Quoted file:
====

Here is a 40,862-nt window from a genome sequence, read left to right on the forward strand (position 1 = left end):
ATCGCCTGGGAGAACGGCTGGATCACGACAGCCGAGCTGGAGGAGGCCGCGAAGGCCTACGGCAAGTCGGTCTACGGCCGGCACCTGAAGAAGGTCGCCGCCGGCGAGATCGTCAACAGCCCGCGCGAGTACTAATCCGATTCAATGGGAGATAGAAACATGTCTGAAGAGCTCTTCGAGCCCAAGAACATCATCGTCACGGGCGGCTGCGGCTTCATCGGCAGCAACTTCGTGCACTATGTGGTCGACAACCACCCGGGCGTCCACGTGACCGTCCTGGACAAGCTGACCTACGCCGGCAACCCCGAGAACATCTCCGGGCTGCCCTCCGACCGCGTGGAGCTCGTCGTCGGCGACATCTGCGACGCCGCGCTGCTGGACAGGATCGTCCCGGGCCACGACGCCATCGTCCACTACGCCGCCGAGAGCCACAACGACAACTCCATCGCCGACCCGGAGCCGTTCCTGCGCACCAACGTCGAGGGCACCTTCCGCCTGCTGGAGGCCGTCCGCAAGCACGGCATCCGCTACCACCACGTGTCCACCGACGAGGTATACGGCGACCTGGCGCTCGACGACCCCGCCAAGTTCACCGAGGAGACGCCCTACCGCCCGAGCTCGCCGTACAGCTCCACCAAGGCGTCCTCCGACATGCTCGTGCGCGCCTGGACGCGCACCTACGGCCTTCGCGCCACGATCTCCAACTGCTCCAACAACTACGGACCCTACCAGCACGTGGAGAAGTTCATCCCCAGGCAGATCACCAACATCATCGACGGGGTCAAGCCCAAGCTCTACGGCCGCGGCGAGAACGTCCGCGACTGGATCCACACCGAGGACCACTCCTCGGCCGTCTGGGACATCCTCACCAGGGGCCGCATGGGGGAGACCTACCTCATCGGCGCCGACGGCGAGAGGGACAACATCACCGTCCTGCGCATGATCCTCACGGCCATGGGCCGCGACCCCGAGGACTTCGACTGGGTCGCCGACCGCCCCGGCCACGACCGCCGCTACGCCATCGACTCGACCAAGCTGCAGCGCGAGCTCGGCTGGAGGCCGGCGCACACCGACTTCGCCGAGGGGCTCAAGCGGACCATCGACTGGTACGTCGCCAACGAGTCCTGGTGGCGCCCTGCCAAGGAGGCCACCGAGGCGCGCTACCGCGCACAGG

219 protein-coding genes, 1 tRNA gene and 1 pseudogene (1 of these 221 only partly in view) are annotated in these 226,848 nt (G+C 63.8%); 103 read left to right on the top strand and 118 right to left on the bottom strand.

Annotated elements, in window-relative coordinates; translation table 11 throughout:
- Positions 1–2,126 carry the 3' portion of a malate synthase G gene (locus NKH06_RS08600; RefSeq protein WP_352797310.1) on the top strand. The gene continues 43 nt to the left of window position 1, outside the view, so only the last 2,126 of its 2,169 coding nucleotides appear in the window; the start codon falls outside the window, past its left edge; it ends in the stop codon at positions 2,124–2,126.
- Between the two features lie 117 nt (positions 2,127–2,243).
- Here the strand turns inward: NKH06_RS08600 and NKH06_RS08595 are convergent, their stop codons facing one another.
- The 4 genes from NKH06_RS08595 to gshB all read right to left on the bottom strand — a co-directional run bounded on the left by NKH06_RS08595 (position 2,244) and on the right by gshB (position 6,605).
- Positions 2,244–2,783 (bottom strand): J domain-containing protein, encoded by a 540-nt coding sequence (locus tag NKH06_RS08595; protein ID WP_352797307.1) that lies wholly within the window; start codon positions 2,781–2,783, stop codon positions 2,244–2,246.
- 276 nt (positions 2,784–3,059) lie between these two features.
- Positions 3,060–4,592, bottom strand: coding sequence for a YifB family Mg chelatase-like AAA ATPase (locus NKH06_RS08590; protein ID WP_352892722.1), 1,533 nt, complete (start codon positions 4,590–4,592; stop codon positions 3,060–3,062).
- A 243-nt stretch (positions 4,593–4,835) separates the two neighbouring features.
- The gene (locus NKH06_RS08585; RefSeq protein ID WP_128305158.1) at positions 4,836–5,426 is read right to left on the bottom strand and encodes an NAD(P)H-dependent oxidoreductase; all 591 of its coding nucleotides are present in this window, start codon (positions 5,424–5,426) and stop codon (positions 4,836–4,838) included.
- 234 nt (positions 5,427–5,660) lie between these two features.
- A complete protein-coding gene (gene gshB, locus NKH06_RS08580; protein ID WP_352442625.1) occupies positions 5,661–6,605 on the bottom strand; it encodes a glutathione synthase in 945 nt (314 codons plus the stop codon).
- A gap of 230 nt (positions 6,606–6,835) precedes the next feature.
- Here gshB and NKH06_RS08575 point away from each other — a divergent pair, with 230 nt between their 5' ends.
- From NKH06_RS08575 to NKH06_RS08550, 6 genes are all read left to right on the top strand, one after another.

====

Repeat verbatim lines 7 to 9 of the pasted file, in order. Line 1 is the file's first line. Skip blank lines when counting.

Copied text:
- Here the strand turns inward: NKH06_RS08600 and NKH06_RS08595 are convergent, their stop codons facing one another.
- The 4 genes from NKH06_RS08595 to gshB all read right to left on the bottom strand — a co-directional run bounded on the left by NKH06_RS08595 (position 2,244) and on the right by gshB (position 6,605).
- Positions 2,244–2,783 (bottom strand): J domain-containing protein, encoded by a 540-nt coding sequence (locus tag NKH06_RS08595; protein ID WP_352797307.1) that lies wholly within the window; start codon positions 2,781–2,783, stop codon positions 2,244–2,246.